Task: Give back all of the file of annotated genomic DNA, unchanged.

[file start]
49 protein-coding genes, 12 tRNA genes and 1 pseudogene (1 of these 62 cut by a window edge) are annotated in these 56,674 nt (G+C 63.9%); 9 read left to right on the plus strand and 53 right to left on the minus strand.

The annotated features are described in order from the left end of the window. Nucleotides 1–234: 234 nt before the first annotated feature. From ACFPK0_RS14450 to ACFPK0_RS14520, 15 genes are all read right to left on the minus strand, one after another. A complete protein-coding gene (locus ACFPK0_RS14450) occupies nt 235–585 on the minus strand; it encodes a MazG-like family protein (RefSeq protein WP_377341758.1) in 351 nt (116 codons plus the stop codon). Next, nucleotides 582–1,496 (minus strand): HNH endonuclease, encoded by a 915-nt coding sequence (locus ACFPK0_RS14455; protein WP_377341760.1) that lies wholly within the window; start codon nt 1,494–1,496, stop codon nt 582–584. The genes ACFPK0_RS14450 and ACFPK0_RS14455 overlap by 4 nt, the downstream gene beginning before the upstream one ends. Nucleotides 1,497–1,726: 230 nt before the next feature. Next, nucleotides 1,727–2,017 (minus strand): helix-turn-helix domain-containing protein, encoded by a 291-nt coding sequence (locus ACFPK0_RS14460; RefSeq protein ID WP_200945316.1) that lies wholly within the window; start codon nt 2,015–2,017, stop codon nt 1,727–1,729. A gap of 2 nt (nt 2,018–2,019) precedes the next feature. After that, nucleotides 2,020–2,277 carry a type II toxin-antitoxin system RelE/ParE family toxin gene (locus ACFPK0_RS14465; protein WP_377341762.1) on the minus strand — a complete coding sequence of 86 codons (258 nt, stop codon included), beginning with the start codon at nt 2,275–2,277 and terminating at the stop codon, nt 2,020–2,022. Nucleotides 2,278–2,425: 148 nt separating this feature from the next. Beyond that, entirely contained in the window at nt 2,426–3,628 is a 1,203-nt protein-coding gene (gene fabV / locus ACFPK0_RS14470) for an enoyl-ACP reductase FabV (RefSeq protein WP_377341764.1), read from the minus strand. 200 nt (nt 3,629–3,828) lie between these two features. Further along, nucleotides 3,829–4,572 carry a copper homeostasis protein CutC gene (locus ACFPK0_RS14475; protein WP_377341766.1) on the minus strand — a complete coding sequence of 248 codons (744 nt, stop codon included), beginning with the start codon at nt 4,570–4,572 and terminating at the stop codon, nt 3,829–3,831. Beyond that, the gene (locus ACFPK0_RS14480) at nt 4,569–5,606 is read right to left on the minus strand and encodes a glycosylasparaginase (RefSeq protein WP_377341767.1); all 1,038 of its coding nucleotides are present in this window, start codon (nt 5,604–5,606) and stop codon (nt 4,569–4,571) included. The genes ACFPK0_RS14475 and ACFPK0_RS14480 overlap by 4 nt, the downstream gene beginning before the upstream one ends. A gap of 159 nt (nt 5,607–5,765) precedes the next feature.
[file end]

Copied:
49 protein-coding genes, 12 tRNA genes and 1 pseudogene (1 of these 62 cut by a window edge) are annotated in these 56,674 nt (G+C 63.9%); 9 read left to right on the plus strand and 53 right to left on the minus strand.

The annotated features are described in order from the left end of the window. Nucleotides 1–234: 234 nt before the first annotated feature. From ACFPK0_RS14450 to ACFPK0_RS14520, 15 genes are all read right to left on the minus strand, one after another. A complete protein-coding gene (locus ACFPK0_RS14450) occupies nt 235–585 on the minus strand; it encodes a MazG-like family protein (RefSeq protein WP_377341758.1) in 351 nt (116 codons plus the stop codon). Next, nucleotides 582–1,496 (minus strand): HNH endonuclease, encoded by a 915-nt coding sequence (locus ACFPK0_RS14455; protein WP_377341760.1) that lies wholly within the window; start codon nt 1,494–1,496, stop codon nt 582–584. The genes ACFPK0_RS14450 and ACFPK0_RS14455 overlap by 4 nt, the downstream gene beginning before the upstream one ends. Nucleotides 1,497–1,726: 230 nt before the next feature. Next, nucleotides 1,727–2,017 (minus strand): helix-turn-helix domain-containing protein, encoded by a 291-nt coding sequence (locus ACFPK0_RS14460; RefSeq protein ID WP_200945316.1) that lies wholly within the window; start codon nt 2,015–2,017, stop codon nt 1,727–1,729. A gap of 2 nt (nt 2,018–2,019) precedes the next feature. After that, nucleotides 2,020–2,277 carry a type II toxin-antitoxin system RelE/ParE family toxin gene (locus ACFPK0_RS14465; protein WP_377341762.1) on the minus strand — a complete coding sequence of 86 codons (258 nt, stop codon included), beginning with the start codon at nt 2,275–2,277 and terminating at the stop codon, nt 2,020–2,022. Nucleotides 2,278–2,425: 148 nt separating this feature from the next. Beyond that, entirely contained in the window at nt 2,426–3,628 is a 1,203-nt protein-coding gene (gene fabV / locus ACFPK0_RS14470) for an enoyl-ACP reductase FabV (RefSeq protein WP_377341764.1), read from the minus strand. 200 nt (nt 3,629–3,828) lie between these two features. Further along, nucleotides 3,829–4,572 carry a copper homeostasis protein CutC gene (locus ACFPK0_RS14475; protein WP_377341766.1) on the minus strand — a complete coding sequence of 248 codons (744 nt, stop codon included), beginning with the start codon at nt 4,570–4,572 and terminating at the stop codon, nt 3,829–3,831. Beyond that, the gene (locus ACFPK0_RS14480) at nt 4,569–5,606 is read right to left on the minus strand and encodes a glycosylasparaginase (RefSeq protein WP_377341767.1); all 1,038 of its coding nucleotides are present in this window, start codon (nt 5,604–5,606) and stop codon (nt 4,569–4,571) included. The genes ACFPK0_RS14475 and ACFPK0_RS14480 overlap by 4 nt, the downstream gene beginning before the upstream one ends. A gap of 159 nt (nt 5,607–5,765) precedes the next feature.